Friday, October 8, 2010

Drawing And Modifying Shapes By Using Pen Tool In Adobe Flash

The pen tool is primarily used to draw lines, but any time you use it to draw a closed shape, the shape gets filled automatically. Later in this hour you’ll see how to modify drawn shapes (including removing the fill).

By simply clicking with the pen tool, you can add sharp anchor points on straight lines. The Pen tool can also draw curves. Instead of just clicking to create a point, you can click and drag to create a curve. The direction in which you drag creates what will become a tangent to your curve. The distance you drag determines how gradual or extreme the curve will be. If that makes perfect sense, I’m surprised. You’ll just have to experience it to understand. Therefore, you’ll experient with these pen tool basics in the following task.

How to Use the pen tool

In the task you’ll use the pen tool to draw controlled shapes. Follow these steps;

1. To begin, draw a diamond by using the pen tool, select the pen tool and from the properties pacel , set the stroke thickness high (say 20) and set the Join option to Miter. Then, toward the bottem of the stage, click and let go (this will be the bottom om the diamond). Then, up and to the left, click once for the left corner of the diamond. Click and release for the top and right corners as well. Finally move your cursor near the first point you created,. You should see the cursor change to include a little circle, as in Figure 2.13. Later in this hour you’ll learn how the cursor frequently changes to provide information. For now, know that the little circle on the pen tool indicates that if you click it, you’ll enclose the shape you started. Click to enclose the shape. It should automatically fill with the current fill color. Feel free to repeat this step by first selecting the join option Round; the corners in the diamond will look much different.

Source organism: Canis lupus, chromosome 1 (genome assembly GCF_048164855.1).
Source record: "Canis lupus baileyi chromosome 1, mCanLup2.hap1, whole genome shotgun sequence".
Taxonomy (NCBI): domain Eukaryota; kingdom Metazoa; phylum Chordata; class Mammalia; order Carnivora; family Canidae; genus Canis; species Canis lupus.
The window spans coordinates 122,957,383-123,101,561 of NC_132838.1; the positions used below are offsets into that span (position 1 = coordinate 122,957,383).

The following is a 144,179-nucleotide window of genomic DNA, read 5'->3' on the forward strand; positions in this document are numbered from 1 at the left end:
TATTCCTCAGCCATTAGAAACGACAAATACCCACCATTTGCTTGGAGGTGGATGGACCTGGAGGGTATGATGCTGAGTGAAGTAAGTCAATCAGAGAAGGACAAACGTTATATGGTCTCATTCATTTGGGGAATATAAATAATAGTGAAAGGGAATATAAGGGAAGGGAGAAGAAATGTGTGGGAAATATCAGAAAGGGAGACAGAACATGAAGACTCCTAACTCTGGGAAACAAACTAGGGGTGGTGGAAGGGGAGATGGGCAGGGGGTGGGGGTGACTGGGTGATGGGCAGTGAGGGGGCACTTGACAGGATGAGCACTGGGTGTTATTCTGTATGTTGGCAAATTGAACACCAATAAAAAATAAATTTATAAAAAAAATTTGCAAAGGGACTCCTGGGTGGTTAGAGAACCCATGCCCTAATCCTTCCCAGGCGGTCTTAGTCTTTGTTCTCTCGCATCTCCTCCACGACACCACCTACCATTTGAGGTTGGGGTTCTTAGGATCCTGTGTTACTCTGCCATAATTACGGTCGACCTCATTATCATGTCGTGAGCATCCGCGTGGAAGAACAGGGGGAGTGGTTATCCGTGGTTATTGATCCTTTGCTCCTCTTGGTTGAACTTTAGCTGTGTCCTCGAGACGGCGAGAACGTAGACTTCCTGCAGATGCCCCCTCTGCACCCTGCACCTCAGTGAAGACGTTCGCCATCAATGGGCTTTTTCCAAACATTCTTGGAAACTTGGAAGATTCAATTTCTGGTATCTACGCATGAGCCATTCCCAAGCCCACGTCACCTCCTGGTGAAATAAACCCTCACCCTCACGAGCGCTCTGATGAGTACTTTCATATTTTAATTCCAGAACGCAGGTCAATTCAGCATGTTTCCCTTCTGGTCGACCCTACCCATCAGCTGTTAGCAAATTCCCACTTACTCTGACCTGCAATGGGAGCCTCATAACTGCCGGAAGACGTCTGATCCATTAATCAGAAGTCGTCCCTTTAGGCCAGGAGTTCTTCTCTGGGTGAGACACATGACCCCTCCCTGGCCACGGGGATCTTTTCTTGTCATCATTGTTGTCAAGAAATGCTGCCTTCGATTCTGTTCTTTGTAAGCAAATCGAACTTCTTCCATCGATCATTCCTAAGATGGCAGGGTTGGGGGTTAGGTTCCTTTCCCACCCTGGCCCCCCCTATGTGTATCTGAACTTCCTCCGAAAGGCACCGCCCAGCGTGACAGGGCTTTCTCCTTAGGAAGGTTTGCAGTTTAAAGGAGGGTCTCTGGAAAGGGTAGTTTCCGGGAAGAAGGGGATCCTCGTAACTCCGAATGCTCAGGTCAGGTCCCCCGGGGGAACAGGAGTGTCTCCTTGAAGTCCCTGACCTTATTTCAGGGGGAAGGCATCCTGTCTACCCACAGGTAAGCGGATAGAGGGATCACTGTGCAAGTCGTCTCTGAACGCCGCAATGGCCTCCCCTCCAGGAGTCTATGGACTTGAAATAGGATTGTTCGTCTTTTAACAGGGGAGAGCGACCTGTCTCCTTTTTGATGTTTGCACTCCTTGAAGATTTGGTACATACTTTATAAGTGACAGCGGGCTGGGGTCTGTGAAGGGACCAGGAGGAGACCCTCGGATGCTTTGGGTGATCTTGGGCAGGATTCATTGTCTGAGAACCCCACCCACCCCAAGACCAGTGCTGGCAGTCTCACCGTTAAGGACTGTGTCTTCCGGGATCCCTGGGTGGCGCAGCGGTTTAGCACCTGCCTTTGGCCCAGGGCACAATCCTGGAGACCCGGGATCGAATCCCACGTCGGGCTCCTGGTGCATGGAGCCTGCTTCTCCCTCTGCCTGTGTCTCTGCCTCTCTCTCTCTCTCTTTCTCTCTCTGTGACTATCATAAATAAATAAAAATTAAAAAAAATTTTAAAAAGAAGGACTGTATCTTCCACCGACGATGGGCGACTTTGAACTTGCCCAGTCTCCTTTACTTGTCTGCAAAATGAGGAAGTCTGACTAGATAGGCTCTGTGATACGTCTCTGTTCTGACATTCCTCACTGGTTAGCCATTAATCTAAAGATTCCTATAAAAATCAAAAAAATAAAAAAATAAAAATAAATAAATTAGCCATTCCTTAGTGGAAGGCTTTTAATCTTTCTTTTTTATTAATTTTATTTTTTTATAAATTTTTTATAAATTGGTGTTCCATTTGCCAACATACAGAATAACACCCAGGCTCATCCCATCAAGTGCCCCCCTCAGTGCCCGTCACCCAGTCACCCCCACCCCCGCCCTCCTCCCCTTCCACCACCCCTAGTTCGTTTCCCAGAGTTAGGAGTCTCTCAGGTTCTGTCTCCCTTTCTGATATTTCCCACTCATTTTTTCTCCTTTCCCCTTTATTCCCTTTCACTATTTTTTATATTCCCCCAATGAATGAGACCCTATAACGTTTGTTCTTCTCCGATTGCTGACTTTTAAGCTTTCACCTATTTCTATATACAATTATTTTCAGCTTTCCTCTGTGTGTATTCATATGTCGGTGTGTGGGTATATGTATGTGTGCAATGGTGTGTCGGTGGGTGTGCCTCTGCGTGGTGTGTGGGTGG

2. Next, draw a V shape by using the pen tool. Click once for the top-left point of the V, Click once for the bottom point, and then double-clicking finishes the shape, even if it’s not enclosed; if you click again elsewhere on the stage, you’ll be starting a new shape or line. Therefore, four ways to finish what you’ve started with the pen tool are to click and to enclose the shape (as you did in step1). A fourth way is to simply select another of the drawing tools or press the Esc key.

3. Now try to create a curved line. select the pen tool (to make sure you’re starting a new line) and then on the left side of the screen click once (and let go).

4. Now you need to lay down an anchor point on the cure you want to create. Therefore, you need to click and drag before you let go. Above and to the right of the first place you clicked. Click and hold the mouse down. While holding down the mouse button, if you move the mouse to the right, you’ll see that your horizontal tangent causes a curve to appear and then level off.

5. Continue to hold down the mouse button while moving the mouse straight above the second point, and you should see that the shape of the curve is totally different because the tangent you’re creating is different.

6. Finally, while still holding down the mouse button, you can increase or decrease the distance you’re dragging (from the point you clicked). The affects the influence on the curve’s arc. Before your hand gets tired, move the mouse to the right. Then double-click down to the right at about the same height as the first point to make an arc. Even though this curve has three points, only the middle one needs a curve to it-that is when you create the first and last points, you don’t click and drag.

You can edit any drawn shape in the same manner in which you drew lines with the pen tool in the preceding task. You just select a shape by using the subselect tool (that’s the white arrow at the top right of the tools panel), and you see the same handles and anchor points as in the preceding task.


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